Still Grappling with the Method

I’ve been in the serious writing mode for a little over six years now. Fear is my worse enemy, which isn’t surprising seeing it’s an obstacle many writers have. In a valiant attempt to get rid of the ambiguity I feel when I sit at my desk and try to write something decent, I’ve tried to use the “plotter” approach but, it never fails—I end up being a “pantser”.

Yes, I know there is a slew of writers who don’t do the outlines and summaries before forging ahead with their fingers dancing over the keyboard. Regardless, most, if not all those writers don’t have the cognitive problem of short-term memory loss gnawing at them day in and day out. Of course, I do have my little cognitive tricks I use that usually keep the memory-chomping monster at bay. These gimmicks are for those times when I don’t want to trip over a beat during my daily life though. They aren’t designed for the woolgathering mode I’m in while I write.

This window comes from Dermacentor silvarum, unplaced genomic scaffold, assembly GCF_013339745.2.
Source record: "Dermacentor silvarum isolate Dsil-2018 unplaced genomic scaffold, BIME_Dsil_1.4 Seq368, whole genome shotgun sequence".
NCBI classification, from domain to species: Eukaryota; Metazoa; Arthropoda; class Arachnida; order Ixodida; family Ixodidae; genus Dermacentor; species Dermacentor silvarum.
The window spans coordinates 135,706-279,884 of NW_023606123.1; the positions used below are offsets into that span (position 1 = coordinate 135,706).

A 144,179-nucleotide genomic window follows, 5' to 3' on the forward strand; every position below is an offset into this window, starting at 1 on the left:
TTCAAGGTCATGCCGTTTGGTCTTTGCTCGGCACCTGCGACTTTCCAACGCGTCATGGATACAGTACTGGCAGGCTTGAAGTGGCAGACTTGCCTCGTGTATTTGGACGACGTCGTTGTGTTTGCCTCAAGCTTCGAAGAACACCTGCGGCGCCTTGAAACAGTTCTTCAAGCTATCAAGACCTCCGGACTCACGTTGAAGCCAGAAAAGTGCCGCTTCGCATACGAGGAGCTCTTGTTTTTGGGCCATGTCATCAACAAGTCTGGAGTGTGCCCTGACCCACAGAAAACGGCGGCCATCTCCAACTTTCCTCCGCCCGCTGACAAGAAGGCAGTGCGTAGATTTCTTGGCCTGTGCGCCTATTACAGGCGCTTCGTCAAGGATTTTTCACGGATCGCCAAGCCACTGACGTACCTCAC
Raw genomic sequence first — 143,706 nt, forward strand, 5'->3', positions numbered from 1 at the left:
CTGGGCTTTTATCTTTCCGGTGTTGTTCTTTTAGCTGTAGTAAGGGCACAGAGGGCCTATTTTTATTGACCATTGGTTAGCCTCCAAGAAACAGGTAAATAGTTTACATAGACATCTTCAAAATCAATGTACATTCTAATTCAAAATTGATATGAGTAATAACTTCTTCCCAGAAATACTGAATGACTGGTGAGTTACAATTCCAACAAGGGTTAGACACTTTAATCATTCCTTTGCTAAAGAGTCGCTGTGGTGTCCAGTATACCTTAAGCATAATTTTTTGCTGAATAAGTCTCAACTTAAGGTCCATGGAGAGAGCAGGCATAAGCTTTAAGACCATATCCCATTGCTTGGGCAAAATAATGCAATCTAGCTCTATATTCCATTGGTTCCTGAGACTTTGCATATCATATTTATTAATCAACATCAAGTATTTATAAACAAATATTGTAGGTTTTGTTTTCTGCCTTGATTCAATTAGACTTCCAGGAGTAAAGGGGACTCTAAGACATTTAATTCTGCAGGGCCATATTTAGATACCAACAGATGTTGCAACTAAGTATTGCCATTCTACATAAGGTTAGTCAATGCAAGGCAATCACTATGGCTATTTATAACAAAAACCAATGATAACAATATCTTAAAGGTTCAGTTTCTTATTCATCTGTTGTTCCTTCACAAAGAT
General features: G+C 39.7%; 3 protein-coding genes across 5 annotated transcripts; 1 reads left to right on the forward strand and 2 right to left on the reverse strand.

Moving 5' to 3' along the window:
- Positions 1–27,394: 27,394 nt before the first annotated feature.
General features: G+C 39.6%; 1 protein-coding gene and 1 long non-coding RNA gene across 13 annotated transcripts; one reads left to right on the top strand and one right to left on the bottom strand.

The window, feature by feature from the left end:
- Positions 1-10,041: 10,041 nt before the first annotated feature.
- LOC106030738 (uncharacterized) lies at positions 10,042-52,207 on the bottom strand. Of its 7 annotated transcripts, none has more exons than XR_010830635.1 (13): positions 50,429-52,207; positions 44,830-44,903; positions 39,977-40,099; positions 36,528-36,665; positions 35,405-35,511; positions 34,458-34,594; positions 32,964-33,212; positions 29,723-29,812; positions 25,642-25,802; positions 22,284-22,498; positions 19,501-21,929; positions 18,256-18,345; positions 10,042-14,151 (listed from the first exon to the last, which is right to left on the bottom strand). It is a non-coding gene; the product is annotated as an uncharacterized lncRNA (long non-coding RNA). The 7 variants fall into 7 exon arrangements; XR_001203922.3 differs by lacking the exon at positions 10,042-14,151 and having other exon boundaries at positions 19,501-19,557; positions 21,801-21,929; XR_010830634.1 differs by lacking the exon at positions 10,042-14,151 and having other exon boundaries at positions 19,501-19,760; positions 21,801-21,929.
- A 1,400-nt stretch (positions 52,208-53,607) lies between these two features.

I assume most people, when they mull over something seriously, when they’re on that all-important quest, find their brain going lickety-split through the scenarios. Their brain is capturing everything without having to be prodded in any way. Their brain can retrieve from 65 seconds, 4 minutes, or 20 minutes before adding or deleting without any problems. And after that is done, they’re able to continue from where they left off. This, unfortunately, and disastrously, is not what I can easily do. My brain can trip over a beat at almost any pothole during the deliberation process. I can derail at any curve in the journey. Anything I’ve written 3 minutes ago may most likely have flown out of my head. And it isn’t just that I can trip, derail, or forget. The chances it will happen are about 85 to 90%. It takes me some time to get my bearing again too. To be fair, the forgetfulness isn’t that bad when it comes to the events of real life—at least, not usually. But then, those tricks normally come into play.